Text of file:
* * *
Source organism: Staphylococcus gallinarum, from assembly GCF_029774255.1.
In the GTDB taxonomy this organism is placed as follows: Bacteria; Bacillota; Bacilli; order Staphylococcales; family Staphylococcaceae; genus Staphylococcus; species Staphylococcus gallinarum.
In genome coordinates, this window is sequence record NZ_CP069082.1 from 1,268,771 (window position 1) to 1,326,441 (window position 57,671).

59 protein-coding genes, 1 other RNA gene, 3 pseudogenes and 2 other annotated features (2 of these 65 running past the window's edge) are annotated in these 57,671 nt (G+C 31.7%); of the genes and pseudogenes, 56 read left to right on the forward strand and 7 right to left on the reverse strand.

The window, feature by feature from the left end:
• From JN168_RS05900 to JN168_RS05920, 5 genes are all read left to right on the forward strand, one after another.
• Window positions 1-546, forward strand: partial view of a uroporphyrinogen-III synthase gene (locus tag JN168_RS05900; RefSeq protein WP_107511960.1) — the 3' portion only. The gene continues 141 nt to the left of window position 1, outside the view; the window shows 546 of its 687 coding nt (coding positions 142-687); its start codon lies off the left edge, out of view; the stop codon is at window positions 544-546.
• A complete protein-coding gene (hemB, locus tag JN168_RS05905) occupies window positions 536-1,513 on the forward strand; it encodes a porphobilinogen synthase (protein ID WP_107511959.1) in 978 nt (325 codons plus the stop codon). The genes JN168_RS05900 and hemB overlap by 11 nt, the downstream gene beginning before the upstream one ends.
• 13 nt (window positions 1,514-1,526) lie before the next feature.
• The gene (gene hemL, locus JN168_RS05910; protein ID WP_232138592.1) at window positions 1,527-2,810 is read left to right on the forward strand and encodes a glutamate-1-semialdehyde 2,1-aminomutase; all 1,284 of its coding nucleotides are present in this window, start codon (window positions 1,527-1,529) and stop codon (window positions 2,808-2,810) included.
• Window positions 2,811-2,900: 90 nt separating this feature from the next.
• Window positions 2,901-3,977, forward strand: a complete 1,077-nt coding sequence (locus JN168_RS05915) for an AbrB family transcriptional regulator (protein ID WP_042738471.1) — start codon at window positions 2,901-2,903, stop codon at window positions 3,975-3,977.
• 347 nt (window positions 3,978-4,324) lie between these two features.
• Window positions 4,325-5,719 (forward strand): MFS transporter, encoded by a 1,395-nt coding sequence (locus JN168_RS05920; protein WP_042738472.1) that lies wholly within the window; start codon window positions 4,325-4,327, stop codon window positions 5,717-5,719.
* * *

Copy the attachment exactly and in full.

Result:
Source organism: Staphylococcus gallinarum, from assembly GCF_029774255.1.
In the GTDB taxonomy this organism is placed as follows: Bacteria; Bacillota; Bacilli; order Staphylococcales; family Staphylococcaceae; genus Staphylococcus; species Staphylococcus gallinarum.
In genome coordinates, this window is sequence record NZ_CP069082.1 from 1,268,771 (window position 1) to 1,326,441 (window position 57,671).

59 protein-coding genes, 1 other RNA gene, 3 pseudogenes and 2 other annotated features (2 of these 65 running past the window's edge) are annotated in these 57,671 nt (G+C 31.7%); of the genes and pseudogenes, 56 read left to right on the forward strand and 7 right to left on the reverse strand.

The window, feature by feature from the left end:
• From JN168_RS05900 to JN168_RS05920, 5 genes are all read left to right on the forward strand, one after another.
• Window positions 1-546, forward strand: partial view of a uroporphyrinogen-III synthase gene (locus tag JN168_RS05900; RefSeq protein WP_107511960.1) — the 3' portion only. The gene continues 141 nt to the left of window position 1, outside the view; the window shows 546 of its 687 coding nt (coding positions 142-687); its start codon lies off the left edge, out of view; the stop codon is at window positions 544-546.
• A complete protein-coding gene (hemB, locus tag JN168_RS05905) occupies window positions 536-1,513 on the forward strand; it encodes a porphobilinogen synthase (protein ID WP_107511959.1) in 978 nt (325 codons plus the stop codon). The genes JN168_RS05900 and hemB overlap by 11 nt, the downstream gene beginning before the upstream one ends.
• 13 nt (window positions 1,514-1,526) lie before the next feature.
• The gene (gene hemL, locus JN168_RS05910; protein ID WP_232138592.1) at window positions 1,527-2,810 is read left to right on the forward strand and encodes a glutamate-1-semialdehyde 2,1-aminomutase; all 1,284 of its coding nucleotides are present in this window, start codon (window positions 1,527-1,529) and stop codon (window positions 2,808-2,810) included.
• Window positions 2,811-2,900: 90 nt separating this feature from the next.
• Window positions 2,901-3,977, forward strand: a complete 1,077-nt coding sequence (locus JN168_RS05915) for an AbrB family transcriptional regulator (protein ID WP_042738471.1) — start codon at window positions 2,901-2,903, stop codon at window positions 3,975-3,977.
• 347 nt (window positions 3,978-4,324) lie between these two features.
• Window positions 4,325-5,719 (forward strand): MFS transporter, encoded by a 1,395-nt coding sequence (locus JN168_RS05920; protein WP_042738472.1) that lies wholly within the window; start codon window positions 4,325-4,327, stop codon window positions 5,717-5,719.